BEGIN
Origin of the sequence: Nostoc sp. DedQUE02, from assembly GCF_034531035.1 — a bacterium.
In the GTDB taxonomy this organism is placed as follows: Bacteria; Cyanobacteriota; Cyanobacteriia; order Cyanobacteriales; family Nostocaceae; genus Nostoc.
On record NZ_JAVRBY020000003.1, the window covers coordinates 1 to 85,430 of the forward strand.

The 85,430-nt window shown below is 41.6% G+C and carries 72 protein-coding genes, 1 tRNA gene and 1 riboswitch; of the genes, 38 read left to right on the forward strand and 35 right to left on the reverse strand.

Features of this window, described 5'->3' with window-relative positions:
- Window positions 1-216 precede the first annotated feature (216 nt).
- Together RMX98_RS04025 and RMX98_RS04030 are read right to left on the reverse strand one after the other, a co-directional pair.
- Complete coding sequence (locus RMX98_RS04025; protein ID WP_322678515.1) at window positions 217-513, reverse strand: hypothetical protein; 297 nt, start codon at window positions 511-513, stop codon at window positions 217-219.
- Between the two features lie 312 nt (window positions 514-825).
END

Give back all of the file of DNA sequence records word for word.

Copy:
Origin of the sequence: Nostoc sp. DedQUE02, from assembly GCF_034531035.1 — a bacterium.
In the GTDB taxonomy this organism is placed as follows: Bacteria; Cyanobacteriota; Cyanobacteriia; order Cyanobacteriales; family Nostocaceae; genus Nostoc.
On record NZ_JAVRBY020000003.1, the window covers coordinates 1 to 85,430 of the forward strand.

The 85,430-nt window shown below is 41.6% G+C and carries 72 protein-coding genes, 1 tRNA gene and 1 riboswitch; of the genes, 38 read left to right on the forward strand and 35 right to left on the reverse strand.

Features of this window, described 5'->3' with window-relative positions:
- Window positions 1-216 precede the first annotated feature (216 nt).
- Together RMX98_RS04025 and RMX98_RS04030 are read right to left on the reverse strand one after the other, a co-directional pair.
- Complete coding sequence (locus RMX98_RS04025; protein ID WP_322678515.1) at window positions 217-513, reverse strand: hypothetical protein; 297 nt, start codon at window positions 511-513, stop codon at window positions 217-219.
- Between the two features lie 312 nt (window positions 514-825).